That smugness disappeared when I encountered The Man Who Holds Up the Line. I first met him about five years ago in the elementary school drop off. In this drop off line, there are rules posted, the first of which is “Parents, do not get out of your car.” And yet every morning, The Man Who Holds Up the Line would get out of his car, walk around to his young son, and hug him deeply. As his son walked off, he would wave and call out, “I love you,” before getting back into his truck leaving staff and fellow parents frustrated.

Waiting in line to drop off my granddaughter as she resumed in-person school, I had assumed his children had graduated to middle school. So it was a surprise to me when this same morning, as the signal was given to release our children and grandchildren from our cars and move forward, that none of us could move. The Man Who Holds Up the Line was back with a new, young student..

I felt a rush of frustration flood into my body. Then it overflowed out of my mouth and hung in the air. My granddaughter and I bonded in our frustration with this parent who could not follow the rules…who seemed so oblivious to the needs of others… As we waited, our impatience multiplied and I could feel the tension increase in the car.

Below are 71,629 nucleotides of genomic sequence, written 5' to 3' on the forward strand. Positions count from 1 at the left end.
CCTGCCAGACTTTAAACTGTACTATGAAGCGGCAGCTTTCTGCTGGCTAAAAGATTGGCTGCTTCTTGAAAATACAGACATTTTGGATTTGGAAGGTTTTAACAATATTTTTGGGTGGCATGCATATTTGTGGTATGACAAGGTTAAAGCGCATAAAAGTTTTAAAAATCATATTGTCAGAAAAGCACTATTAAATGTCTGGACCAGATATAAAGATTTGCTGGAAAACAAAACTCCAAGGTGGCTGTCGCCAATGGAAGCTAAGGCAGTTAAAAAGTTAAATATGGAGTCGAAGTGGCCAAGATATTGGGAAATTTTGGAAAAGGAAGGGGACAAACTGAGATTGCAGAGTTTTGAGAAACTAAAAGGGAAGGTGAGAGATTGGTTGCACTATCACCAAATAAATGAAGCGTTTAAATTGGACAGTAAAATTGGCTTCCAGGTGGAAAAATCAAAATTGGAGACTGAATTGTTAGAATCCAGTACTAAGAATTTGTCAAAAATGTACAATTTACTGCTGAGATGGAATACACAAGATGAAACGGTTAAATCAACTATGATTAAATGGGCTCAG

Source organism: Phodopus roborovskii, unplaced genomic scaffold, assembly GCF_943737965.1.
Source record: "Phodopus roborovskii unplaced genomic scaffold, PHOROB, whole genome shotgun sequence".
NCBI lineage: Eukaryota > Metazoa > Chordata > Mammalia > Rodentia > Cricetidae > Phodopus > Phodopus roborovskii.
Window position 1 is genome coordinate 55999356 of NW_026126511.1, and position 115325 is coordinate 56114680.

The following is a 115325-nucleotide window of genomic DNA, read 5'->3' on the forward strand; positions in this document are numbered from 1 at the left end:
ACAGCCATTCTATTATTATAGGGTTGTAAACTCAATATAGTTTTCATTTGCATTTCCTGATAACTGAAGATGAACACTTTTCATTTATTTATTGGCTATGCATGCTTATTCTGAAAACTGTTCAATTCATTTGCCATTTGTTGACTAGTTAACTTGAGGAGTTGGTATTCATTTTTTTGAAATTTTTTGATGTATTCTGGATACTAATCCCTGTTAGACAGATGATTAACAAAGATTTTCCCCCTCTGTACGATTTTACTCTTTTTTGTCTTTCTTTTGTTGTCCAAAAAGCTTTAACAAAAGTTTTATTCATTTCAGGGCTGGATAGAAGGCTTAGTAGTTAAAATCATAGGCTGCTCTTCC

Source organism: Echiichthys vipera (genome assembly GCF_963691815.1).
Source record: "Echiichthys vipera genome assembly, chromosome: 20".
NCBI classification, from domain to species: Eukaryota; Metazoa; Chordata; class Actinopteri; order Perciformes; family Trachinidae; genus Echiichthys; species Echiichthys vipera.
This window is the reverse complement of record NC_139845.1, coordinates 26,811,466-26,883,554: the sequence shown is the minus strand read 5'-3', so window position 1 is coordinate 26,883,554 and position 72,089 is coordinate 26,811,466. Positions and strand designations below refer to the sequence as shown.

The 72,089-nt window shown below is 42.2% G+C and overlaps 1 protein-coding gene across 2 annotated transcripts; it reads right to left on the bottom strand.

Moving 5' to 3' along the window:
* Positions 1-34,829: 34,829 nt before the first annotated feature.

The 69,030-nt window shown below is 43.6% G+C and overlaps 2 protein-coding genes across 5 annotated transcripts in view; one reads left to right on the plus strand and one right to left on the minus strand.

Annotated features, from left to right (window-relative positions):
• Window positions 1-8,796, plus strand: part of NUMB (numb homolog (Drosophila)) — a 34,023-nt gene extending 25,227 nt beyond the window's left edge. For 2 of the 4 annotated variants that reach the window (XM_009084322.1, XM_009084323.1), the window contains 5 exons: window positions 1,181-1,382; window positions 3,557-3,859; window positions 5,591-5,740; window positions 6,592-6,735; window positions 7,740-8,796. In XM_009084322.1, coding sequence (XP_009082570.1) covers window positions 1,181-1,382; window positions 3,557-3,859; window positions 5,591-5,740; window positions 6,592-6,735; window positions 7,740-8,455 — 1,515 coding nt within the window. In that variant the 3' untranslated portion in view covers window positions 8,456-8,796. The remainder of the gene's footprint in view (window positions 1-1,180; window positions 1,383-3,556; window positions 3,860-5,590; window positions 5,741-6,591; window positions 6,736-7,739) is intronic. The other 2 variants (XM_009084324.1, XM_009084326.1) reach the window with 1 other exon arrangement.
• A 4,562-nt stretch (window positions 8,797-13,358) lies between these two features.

I hurriedly dropped her off and got back on to the road and was unexpectedly flooded with the memory of the Man in the Fast Car.

If The Man In The Fast Car were to meet an untimely end in this moment, his heart would be probably still be full of rage, indignation, and frustration at the slowness of the world.

But if The Man Who Holds Up The Line were to meet an untimely end, his heart would be full of relaxed, oblivious love. And if his child, God forbid, were to meet an untimely end, his heart would be full of the essence of being inconveniently loved with reckless abandon.

Which got me to thinking: how do I want to spend those last precious moments with my

granddaughter waiting in line? If my words are focused on my frustration with The Man Who Holds Up the Line, then what she learns from me is that following rules is more important than stealing small moments of love. If I complain about the time lost, what she learns from me is that a schedule is more important than taking that extra time to show love. If my last few minutes, with her are spent expressing frustration, she only learns impatience instead of just abiding in each precious moment together..

So, I hope I get stuck behind The Man Who Holds Up The Line tomorrow and every day. And if I do, I want to say to my beautiful, thoughtful granddaughter, “I am so glad he is holding up the line…I get to spend a little more time with you.”